One of a kind

Stephen Pennell watches another night of Birmingham musical magic.

Call Me Unique and Friends,
Mama Roux’s,

Every now and again I have a night out in Birmingham that I know I’ll never forget, and Friday’s launch party for Call Me Unique’s new EP Urban Gypsy II was one of them. I knew it would be good – one glance at the line-up told me that – and my eagerness to get started meant my son Tyler and I were enjoying the heavy rock and hospitality at Subside a good couple of hours before the gig itself. But it took longer than a Led Zeppelin guitar solo to get served, so it was lucky we allowed plenty of time. “Is it because I’m a Mod?” I asked the long-haired tattooed barman. “No,” he said, looking me up and down with barely-concealed contempt. “I’m just busy”.

The band in there (sound of Slipknot, look of the Inbetweeners) weren’t really my thing, so I hastily rearranged the meet with my mate Lee to the altogether more civilised surrounds of the Old Crown, where we sank a couple of pints of Peaky Blinder IPA and headed for the venue, just round the corner in Lower Trinity Street.

What a vibe! Digbeth Dining Club at Spotlight was heaving as always, and though the aromas drifting into the courtyard of Mama Roux’s were very tempting, the mouth-watering on-stage menu at the gig ensured that no amount of pulled pork and dirty burgers could drag me away.

The first half of the show consisted of Call Me Unique and her incredibly tight band performing her first EP, aided and abetted by a host of talented local artists. On haunting opener The Stranger, Unique was joined by rappers Trademark Blud and The Boy October, the first two links in a chain of collaborators with not a single weak link.

Next up the sensual tones of Kezia Soul and Simon Jnr turned up the heat and passion on slow burner Here, a song that is already so sexy it should come with an 18 certificate.

Then came two of Birmingham’s (or anywhere’s really) most accomplished rappers. RTKAL, who gave probably the best performance I’ve ever heard on Radio 1xtra’s Fire in The Booth, and Lady Sanity. If she were to appear on Charlie Sloth’s show, he would be well advised to have the actual fire brigade on stand by. They joined Unique for Urban Gypsy, the title track of her first EP, and as the two of them went bar for blistering bar the appreciative crowd understandably began to get really hyped.

Jugganaut and MalikMD7 did absolutely nothing to calm the mood as they put their own slant on the gritty and uncompromising Bombs and Wars. It was the first time I’d heard Jugganaut but it won’t be the last. He combined the big, authoritative voice of a reanimated Biggie Smalls with the energy of Beanie Man. Malik reprised his pivotal performance in the recorded version of the song with even more fire and skill.

Thankfully for the old Mod in the audience, things calmed down as the first half of the show was brought to a close by the raw emotion of Sholow, backed by the soaring falsetto of local hero (and the new EP’s producer) Ed Geater and what I expected to be the beautifully delicate voice I know and love from Affie Jam’s recorded output. I was pleasantly surprised to hear that voice transformed into a soulful tour de force in a live setting, and no sooner had I got my breath back than she took it away again. Despite the hours I’ve enjoyed listening to her on Soundcloud, I really didn’t know she had that in her locker.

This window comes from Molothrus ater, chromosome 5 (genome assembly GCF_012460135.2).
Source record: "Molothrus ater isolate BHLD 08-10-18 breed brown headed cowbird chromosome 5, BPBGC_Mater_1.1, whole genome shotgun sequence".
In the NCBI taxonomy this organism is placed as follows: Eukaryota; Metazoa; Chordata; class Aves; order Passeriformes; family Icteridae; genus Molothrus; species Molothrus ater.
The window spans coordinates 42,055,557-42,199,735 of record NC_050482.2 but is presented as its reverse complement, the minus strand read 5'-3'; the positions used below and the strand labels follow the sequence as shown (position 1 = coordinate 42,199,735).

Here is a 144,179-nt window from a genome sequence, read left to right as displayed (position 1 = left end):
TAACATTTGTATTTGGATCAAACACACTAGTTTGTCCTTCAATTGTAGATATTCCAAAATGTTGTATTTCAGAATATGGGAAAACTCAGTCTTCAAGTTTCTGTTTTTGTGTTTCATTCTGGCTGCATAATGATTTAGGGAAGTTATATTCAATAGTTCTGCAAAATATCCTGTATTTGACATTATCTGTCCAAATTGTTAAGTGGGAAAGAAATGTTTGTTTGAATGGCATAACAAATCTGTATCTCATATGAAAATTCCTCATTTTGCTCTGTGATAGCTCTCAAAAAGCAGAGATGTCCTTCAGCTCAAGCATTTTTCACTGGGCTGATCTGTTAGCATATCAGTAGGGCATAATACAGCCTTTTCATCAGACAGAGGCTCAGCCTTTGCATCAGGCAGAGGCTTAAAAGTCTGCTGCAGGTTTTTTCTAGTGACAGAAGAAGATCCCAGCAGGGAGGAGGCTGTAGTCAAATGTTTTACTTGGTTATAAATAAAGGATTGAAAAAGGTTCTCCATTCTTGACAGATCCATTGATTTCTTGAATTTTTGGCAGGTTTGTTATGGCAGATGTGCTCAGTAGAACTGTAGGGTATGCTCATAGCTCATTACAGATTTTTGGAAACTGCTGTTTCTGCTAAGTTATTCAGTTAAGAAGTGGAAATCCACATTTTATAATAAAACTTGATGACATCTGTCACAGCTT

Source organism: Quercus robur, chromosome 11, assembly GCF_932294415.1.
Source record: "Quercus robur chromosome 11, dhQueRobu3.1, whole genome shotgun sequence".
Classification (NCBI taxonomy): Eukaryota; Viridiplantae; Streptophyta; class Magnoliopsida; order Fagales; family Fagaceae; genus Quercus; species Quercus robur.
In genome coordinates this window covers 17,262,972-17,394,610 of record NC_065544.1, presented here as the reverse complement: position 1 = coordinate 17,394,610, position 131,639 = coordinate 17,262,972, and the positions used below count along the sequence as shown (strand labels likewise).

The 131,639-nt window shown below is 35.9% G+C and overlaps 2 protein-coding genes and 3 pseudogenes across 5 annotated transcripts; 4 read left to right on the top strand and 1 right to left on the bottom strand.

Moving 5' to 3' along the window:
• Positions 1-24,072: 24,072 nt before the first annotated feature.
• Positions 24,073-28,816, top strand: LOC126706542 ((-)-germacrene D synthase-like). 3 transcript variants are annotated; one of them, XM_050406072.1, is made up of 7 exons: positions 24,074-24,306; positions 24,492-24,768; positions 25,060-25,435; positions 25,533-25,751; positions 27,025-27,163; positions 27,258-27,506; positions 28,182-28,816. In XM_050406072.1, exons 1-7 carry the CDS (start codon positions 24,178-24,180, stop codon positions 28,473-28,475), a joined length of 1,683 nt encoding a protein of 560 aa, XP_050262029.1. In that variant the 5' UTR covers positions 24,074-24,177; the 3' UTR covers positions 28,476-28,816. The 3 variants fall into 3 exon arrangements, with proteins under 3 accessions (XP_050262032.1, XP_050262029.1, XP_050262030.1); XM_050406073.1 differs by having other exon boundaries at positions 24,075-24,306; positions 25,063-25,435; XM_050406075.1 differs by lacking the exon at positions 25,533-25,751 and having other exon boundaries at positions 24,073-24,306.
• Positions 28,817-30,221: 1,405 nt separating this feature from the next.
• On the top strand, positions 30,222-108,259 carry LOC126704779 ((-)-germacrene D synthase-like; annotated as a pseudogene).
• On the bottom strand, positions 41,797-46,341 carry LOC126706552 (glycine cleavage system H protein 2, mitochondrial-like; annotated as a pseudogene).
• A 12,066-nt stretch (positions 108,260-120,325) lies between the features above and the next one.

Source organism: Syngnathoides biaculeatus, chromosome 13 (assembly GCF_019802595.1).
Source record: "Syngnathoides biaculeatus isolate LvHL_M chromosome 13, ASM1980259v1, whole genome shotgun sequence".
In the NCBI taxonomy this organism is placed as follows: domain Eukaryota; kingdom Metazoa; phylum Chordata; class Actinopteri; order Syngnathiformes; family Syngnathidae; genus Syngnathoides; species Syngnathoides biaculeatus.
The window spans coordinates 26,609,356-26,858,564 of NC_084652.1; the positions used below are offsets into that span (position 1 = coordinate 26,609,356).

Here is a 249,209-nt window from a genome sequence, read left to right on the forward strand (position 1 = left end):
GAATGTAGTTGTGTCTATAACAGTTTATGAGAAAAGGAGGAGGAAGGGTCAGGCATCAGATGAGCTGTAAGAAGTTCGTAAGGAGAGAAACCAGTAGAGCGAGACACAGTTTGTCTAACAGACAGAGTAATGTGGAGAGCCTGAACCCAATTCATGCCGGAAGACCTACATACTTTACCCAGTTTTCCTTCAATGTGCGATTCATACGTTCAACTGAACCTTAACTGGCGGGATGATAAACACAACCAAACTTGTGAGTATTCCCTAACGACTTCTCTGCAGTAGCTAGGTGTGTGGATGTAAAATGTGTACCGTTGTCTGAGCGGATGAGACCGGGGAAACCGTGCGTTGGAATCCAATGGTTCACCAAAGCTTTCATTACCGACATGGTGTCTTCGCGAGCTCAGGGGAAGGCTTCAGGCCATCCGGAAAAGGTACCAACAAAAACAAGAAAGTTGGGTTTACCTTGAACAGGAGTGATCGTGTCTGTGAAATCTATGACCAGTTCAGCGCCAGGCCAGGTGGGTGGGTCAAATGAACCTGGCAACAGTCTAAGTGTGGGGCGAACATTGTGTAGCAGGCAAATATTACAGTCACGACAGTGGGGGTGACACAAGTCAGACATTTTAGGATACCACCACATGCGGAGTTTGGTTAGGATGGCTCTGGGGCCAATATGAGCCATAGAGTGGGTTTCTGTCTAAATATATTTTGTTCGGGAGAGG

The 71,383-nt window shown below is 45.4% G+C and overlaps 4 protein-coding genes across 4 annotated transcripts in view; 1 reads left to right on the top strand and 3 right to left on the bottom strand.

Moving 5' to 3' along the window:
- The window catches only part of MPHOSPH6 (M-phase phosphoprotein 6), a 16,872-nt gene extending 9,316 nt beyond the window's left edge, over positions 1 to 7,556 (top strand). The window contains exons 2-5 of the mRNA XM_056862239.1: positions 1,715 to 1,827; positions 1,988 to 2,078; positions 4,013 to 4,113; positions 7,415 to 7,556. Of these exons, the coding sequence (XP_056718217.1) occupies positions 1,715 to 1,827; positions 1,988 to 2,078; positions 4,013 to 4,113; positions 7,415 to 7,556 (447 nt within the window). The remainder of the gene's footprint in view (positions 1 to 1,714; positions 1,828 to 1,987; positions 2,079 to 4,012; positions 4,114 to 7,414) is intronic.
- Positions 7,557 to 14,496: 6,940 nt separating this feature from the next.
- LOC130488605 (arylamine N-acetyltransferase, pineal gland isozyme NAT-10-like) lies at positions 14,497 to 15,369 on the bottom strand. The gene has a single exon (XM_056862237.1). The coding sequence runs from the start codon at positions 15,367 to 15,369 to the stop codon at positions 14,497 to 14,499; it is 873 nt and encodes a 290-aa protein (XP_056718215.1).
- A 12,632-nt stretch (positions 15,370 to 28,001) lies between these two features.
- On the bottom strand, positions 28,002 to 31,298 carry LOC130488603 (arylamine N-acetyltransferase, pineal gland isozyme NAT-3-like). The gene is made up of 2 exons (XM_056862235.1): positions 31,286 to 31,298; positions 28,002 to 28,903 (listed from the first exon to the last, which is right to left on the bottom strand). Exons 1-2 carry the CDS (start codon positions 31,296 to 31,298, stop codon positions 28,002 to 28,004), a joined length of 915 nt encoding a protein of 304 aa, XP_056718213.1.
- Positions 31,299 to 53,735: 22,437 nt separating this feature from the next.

After a short interval, Call Me Unique resigned her first-half role as convivial host coaxing and cajoling all these wonderful performances from her mates and took centre-stage. After opening with a storming cover of Genie In A Bottle the focus shifted to the new EP. Following the lovely folk-tinged Birds, she showed off her rapping credentials on The Only Girl In Manville, cleverly co-opting the chorus from Grandmaster Flash’s The Message, and followed this up with a fantastic version of Destiny’s Child hit Say My Name, featuring the sultry vocals of jazz chanteuse Tina Amana ripping it up alongside the headliner.

The band really excelled on this, and the New Orleans theme of the venue was a perfect setting for the funkiest combo this side of the Big Easy. The final guest of the second half was Leanne Louise, who’s rich, bluesy voice was used to stunning effect on H###tag,

After the obligatory, crowd-pleasing outing of celebratory anthem The Wife, it was back to the new stuff. Lead single from the EP, Shoulda, is an absolute banger, the dark lyrics carried along by a relentless, driving beat. The piece de resistance though is both the EP and the show’s closer Ashon, a fragile and beautiful paean to Unique’s unborn son who tragically passed away, that through it’s sheer humanity somehow turns out to be the most life-affirming moment of the show.

The whole evening was a showcase for the incredible amount of accomplished artists we are truly blessed to have right here on our doorstep in Birmingham. I was lucky enough to meet lots of them on the night, as well as Unique’s lovely family, and their modesty and humility was as obvious as their talent. If some of the names are new to you, please check them out on soundcloud, YouTube and the rest. If you do, maybe you’ll be there next time. You won’t regret it.